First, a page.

See latest ACAPS' report on the humanitarian situation in Donetsk, Kharkiv, and Luhansk oblasts here
Humanitarian access in Ukraine has deteriorated significantly and has become extremely constrained since the military escalation on 24 February. Fighting and shelling prevent people from moving freely and safely to where humanitarian assistance is available across the country, at the western borders, and through humanitarian corridors. Violence is affecting public services, such as hospitals, schools, and other civilian facilities, leading to demolishment or damage caused by shelling. People in besieged areas (such as Mariupol) are reported to have limited access to water, food, energy, and humanitarian corridors.?
Insecurity has led to the relocation of most humanitarian staff; only a few organisations are able to distribute emergency aid in Ukraine. The presence of landmines and explosive remnants of war, particularly in areas with violence, hinders people’s movement and adds security and physical constraints to the access to or delivery of humanitarian assistance. ?
Read more in the latest ACAPS Humanitarian Access Overview.
Background: Before the February 2022 escalation
Tensions in Ukraine started at the end of 2013 in Kiev following the decision of former president Viktor Yanukovych to refuse an association agreement with the EU. Protests in different cities were severely repressed, and armed conflicts broke out in mid-May 2014 when Russia annexed Crimea and started backing separatists in the Donbas region of eastern Ukraine. Since then, the Ukrainian armed forces and the separatist forces have been fighting along a contact line separating government-controlled areas from non-government-controlled areas in Donetsk and Luhansk oblasts. Between 2014 and the end of September 2021, more than 3,000 civilians have died, and over 7,000 people have been injured because of the conflict in eastern Ukraine. Prior to the February 2022 escalation, 2.9 million people were estimated to be in need, mainly in eastern Ukraine. About 1.46 million people were displaced as at mid-December 2021.?
WASH: About 13 million people are estimated to need access to safe WASH services in March–August 2022, with more people expected to be in need of WASH in the upcoming months. Shelling has damaged water treatment facilities, pipelines, and pumps, limiting repairs. Power cuts affecting water pumps and the inability to pay for hygiene products further aggravate WASH needs of the affected population.?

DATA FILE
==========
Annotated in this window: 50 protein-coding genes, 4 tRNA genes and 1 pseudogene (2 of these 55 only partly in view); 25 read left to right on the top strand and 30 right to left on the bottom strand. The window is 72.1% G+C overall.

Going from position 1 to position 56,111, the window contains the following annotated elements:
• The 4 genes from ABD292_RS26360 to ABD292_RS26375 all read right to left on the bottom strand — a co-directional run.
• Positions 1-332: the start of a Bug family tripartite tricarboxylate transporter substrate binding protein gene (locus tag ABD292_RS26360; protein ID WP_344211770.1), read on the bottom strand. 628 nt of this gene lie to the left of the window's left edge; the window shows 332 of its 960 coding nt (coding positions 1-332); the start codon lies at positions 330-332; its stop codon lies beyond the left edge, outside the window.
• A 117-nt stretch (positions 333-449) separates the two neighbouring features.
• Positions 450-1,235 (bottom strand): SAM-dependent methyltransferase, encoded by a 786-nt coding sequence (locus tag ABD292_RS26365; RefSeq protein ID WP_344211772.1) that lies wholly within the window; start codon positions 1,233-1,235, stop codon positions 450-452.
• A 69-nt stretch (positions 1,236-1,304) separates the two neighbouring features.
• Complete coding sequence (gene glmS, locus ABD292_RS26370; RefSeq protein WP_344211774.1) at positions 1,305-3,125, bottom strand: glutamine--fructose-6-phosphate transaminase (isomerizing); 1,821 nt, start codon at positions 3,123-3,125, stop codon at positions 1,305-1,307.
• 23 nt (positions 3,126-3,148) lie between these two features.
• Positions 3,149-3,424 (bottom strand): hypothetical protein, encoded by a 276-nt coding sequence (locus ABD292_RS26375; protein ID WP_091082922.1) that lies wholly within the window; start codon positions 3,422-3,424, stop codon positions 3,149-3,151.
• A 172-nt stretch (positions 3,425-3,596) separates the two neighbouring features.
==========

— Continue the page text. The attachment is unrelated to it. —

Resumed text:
About 1.4 million people have no access to safe water in eastern Ukraine, and an additional 4.6 million have only limited access as a result of the conflict and attacks on water and electricity infrastructure.?
Food security and livelihood: About 10.2 million people are estimated to need access to food and livelihood services in March–August 2022, with more people expected to be in need of FSL in the upcoming months. According to early estimations, at least 29% of people in Ukraine are currently facing food shortages. There is increased reliance on coping strategies such as reducing food intake and the number of meals. The conflict has disrupted normal food supply chains. Farmers face challenges delivering their produce to markets because of fuel shortages and disruptions in commercial transportation.?
Health: About 12 million people are estimated to be in need of health and nutrition assistance in March–August 2022; this figure is likely to increase as a result of continuing hostilities. Power shortages, lack of medicines and medical supplies, understaffing, damaged infrastructure, and disruptions to water systems have affected the functioning of health facilities.?
Protection: About 15.7 million people are estimated to be in need of access to protection services in March–August 2022; this figure is likely to increase because of continuing hostilities. The conflict resulted in civilian casualties and displacements, as well as protection risks for the population, including human rights violations, human trafficking, sexual exploitation, limited freedom of movement (especially between non-government-controlled areas and government-controlled areas), and the presence of unexploded explosive ordnance (especially near the contact line).?
Shelter and NFI: About 6.2 million people are estimated to be in need of access to shelter and NFI services in March–August 2022; this figure is likely to increase because of continuing hostilities. The conflict resulted in civilian casualties and displacements. At least 8 million people have been internally displaced, with some taking refuge in public spaces and reception centres with inadequate amenities. Many IDPs are located in western regions, which has strained public resources in these areas. The cost of rent in western regions has also risen, making accommodation unaffordable for many IDPs.?
Limited up-to-date information on humanitarian needs inside Ukraine as access is very limited, especially in hard-to-reach areas.
Limited up-to-date information on the demographics and location of people in conflict-affected areas.
Limited up-to-date information on gender-specific needs by location.
Limited information on the needs of people displaced to Russia.